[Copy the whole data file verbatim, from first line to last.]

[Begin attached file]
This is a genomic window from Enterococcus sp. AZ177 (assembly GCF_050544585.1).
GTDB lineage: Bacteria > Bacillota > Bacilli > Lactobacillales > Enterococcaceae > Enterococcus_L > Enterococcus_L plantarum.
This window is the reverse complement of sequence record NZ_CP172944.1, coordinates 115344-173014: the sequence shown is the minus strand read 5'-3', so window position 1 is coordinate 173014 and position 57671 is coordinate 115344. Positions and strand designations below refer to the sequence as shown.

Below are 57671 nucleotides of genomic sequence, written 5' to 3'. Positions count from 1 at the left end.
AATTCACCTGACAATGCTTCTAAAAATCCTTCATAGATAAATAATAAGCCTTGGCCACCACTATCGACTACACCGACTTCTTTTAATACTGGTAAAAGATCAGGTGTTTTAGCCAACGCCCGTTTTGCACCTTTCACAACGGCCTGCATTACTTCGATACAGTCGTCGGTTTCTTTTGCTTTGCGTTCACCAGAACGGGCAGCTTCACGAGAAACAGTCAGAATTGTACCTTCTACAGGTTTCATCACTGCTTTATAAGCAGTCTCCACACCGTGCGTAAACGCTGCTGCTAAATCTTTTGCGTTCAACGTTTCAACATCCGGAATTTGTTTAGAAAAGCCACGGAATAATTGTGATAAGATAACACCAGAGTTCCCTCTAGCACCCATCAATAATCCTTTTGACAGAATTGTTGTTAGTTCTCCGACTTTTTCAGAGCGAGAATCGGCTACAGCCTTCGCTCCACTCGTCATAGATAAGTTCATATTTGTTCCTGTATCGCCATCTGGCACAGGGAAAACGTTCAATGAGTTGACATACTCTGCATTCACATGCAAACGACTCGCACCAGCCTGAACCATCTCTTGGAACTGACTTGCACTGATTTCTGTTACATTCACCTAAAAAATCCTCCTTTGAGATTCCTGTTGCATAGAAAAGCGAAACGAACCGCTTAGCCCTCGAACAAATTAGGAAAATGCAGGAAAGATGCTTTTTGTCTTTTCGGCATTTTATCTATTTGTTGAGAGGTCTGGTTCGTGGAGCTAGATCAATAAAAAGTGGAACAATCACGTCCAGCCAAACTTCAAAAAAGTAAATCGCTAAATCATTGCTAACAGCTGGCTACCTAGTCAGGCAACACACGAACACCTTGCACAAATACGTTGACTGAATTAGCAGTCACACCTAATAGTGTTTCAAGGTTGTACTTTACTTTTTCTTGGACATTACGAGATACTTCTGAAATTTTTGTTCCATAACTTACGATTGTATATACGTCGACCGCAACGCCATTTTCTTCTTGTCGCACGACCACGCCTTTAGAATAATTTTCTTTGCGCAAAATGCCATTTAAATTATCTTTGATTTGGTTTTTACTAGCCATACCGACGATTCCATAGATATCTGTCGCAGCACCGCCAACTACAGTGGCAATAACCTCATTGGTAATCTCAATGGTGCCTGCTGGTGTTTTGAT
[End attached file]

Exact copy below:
This is a genomic window from Enterococcus sp. AZ177 (assembly GCF_050544585.1).
GTDB lineage: Bacteria > Bacillota > Bacilli > Lactobacillales > Enterococcaceae > Enterococcus_L > Enterococcus_L plantarum.
This window is the reverse complement of sequence record NZ_CP172944.1, coordinates 115344-173014: the sequence shown is the minus strand read 5'-3', so window position 1 is coordinate 173014 and position 57671 is coordinate 115344. Positions and strand designations below refer to the sequence as shown.

Below are 57671 nucleotides of genomic sequence, written 5' to 3'. Positions count from 1 at the left end.
AATTCACCTGACAATGCTTCTAAAAATCCTTCATAGATAAATAATAAGCCTTGGCCACCACTATCGACTACACCGACTTCTTTTAATACTGGTAAAAGATCAGGTGTTTTAGCCAACGCCCGTTTTGCACCTTTCACAACGGCCTGCATTACTTCGATACAGTCGTCGGTTTCTTTTGCTTTGCGTTCACCAGAACGGGCAGCTTCACGAGAAACAGTCAGAATTGTACCTTCTACAGGTTTCATCACTGCTTTATAAGCAGTCTCCACACCGTGCGTAAACGCTGCTGCTAAATCTTTTGCGTTCAACGTTTCAACATCCGGAATTTGTTTAGAAAAGCCACGGAATAATTGTGATAAGATAACACCAGAGTTCCCTCTAGCACCCATCAATAATCCTTTTGACAGAATTGTTGTTAGTTCTCCGACTTTTTCAGAGCGAGAATCGGCTACAGCCTTCGCTCCACTCGTCATAGATAAGTTCATATTTGTTCCTGTATCGCCATCTGGCACAGGGAAAACGTTCAATGAGTTGACATACTCTGCATTCACATGCAAACGACTCGCACCAGCCTGAACCATCTCTTGGAACTGACTTGCACTGATTTCTGTTACATTCACCTAAAAAATCCTCCTTTGAGATTCCTGTTGCATAGAAAAGCGAAACGAACCGCTTAGCCCTCGAACAAATTAGGAAAATGCAGGAAAGATGCTTTTTGTCTTTTCGGCATTTTATCTATTTGTTGAGAGGTCTGGTTCGTGGAGCTAGATCAATAAAAAGTGGAACAATCACGTCCAGCCAAACTTCAAAAAAGTAAATCGCTAAATCATTGCTAACAGCTGGCTACCTAGTCAGGCAACACACGAACACCTTGCACAAATACGTTGACTGAATTAGCAGTCACACCTAATAGTGTTTCAAGGTTGTACTTTACTTTTTCTTGGACATTACGAGATACTTCTGAAATTTTTGTTCCATAACTTACGATTGTATATACGTCGACCGCAACGCCATTTTCTTCTTGTCGCACGACCACGCCTTTAGAATAATTTTCTTTGCGCAAAATGCCATTTAAATTATCTTTGATTTGGTTTTTACTAGCCATACCGACGATTCCATAGATATCTGTCGCAGCACCGCCAACTACAGTGGCAATAACCTCATTGGTAATCTCAATGGTGCCTGCTGGTGTTTTGAT